In many conversations, mostly after panel discussions or at social gatherings in salon talks, as well as very often on the occasion of my exhibitions and the many questions arising there, I am asked about inexplicable phenomena in quantum physics. I will now refer to an often mentioned experiment: the double-slit experiment:
Characteristic for this experiment is not only its simplicity, but also its radicalness in the result. Hardly any other experiment shows in such a clear way a phenomenon which seems to be inexplicable for us in a reproducible way. It can be reproduced today with two razor blades and a light source as a student experiment.
After dealing with this experiment, our view of the world will no longer be what it was before. It changes permanently and – if one continues to engage with the subject – it reshapes our reality. Often, unfortunately, its consequence is not taken into account.
Another peculiarity of this experiment is that it was developed 200 years ago and, moreover, by a doctor and amateur physicist, the Englishman Thomas Young. In everyone there is the ability to move great things.
To understand the experiment, one should know how the world view was at that time, which still prevails in many people today:
The course of the flight and impact of a pistol bullet is, in our view, always predictable by Newton’s laws of mechanics. The course of a wave, e.g. by throwing a stone into the middle of a pond, is also predictable, even if it is crossed by other waves and “interferes”, i.e. interacts with other waves. In the time around Newton, light was seen as a stream of particles, i.e. composed of many particles, which could not be shown so clearly by Thomas Young’s experiment.
Thomas Young designed a simple experimental setup to check this for light: he arranged two very narrow slits parallel to each other and let light shine through. To see if the light passed through the slits, he placed a wall surface at a distance behind them on which the light impinged.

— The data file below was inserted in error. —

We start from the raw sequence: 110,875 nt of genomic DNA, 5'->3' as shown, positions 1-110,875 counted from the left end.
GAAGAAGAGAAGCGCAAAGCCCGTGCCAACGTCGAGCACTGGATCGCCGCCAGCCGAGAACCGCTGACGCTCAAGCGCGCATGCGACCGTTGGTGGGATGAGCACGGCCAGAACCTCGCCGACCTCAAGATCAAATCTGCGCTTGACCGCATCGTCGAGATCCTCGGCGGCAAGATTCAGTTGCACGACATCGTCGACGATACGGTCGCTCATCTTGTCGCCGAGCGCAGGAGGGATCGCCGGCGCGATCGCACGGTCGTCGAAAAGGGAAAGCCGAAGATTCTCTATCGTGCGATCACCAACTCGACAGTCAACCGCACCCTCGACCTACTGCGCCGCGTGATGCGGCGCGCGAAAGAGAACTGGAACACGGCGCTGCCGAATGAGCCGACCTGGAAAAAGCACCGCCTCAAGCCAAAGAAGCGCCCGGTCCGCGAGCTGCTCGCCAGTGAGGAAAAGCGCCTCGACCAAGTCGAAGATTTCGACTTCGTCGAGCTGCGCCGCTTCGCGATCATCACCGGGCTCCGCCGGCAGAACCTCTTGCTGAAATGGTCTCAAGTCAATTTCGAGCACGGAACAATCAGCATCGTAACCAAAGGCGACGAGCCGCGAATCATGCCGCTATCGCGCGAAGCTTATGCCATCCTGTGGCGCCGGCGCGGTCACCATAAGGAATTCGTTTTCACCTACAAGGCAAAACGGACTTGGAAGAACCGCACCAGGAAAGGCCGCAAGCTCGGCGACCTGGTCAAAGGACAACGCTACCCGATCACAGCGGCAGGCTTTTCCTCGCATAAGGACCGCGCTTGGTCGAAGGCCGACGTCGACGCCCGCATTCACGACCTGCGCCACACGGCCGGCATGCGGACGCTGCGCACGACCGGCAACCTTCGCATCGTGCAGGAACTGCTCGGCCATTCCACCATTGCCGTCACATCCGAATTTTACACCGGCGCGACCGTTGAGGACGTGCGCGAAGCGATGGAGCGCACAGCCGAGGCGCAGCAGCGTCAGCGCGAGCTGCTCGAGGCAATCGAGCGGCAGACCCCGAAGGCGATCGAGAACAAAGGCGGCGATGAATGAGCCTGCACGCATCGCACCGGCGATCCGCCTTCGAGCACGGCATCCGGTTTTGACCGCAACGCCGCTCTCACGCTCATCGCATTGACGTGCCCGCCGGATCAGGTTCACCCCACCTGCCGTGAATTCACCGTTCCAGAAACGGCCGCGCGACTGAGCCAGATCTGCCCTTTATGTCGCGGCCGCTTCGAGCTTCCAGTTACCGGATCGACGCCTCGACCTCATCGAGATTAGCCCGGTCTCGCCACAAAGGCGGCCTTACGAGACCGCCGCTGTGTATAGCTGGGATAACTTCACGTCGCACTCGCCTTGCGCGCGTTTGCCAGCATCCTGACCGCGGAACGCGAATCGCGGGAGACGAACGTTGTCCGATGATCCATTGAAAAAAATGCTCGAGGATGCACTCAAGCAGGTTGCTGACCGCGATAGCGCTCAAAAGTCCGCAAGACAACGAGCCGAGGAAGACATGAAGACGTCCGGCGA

Now, one could anticipate the result: behind the slits, two streaks of light appear on the surface, which can be explained by the fact that some of the light particles passed through one slit, the others through the other slit, and hit the wall behind them.
But it is not like that. Surprisingly, on the wall many stripes appear next to each other, their intensity decreases to the left and to the right, between the stripes there is no trace of the light. Even the intensity of the middle stripe is the highest, where actually no particles could land, because the center is covered by the area between the slits.
How is this possible? It can be explained only if one assumes that light is not a stream of particles, but a wave. This contradicts the particle nature of light postulated by Newton, but so be it: If you send this wave out and it hits the slits, it passes through both of them, becomes a ring-shaped propagating wave behind each slit and both of them unite again shortly afterwards on their way to the wall.
This creates an interference pattern as wave crests and troughs overlap, doubling or cancelling in intensity. (Cancellation is used today in active headphones, which attenuate environmental noise by analyzing it and generating a counter wave that cancels the sound wave). This pattern of cancellation and enhancement manifests itself in the observed streaks on the wall.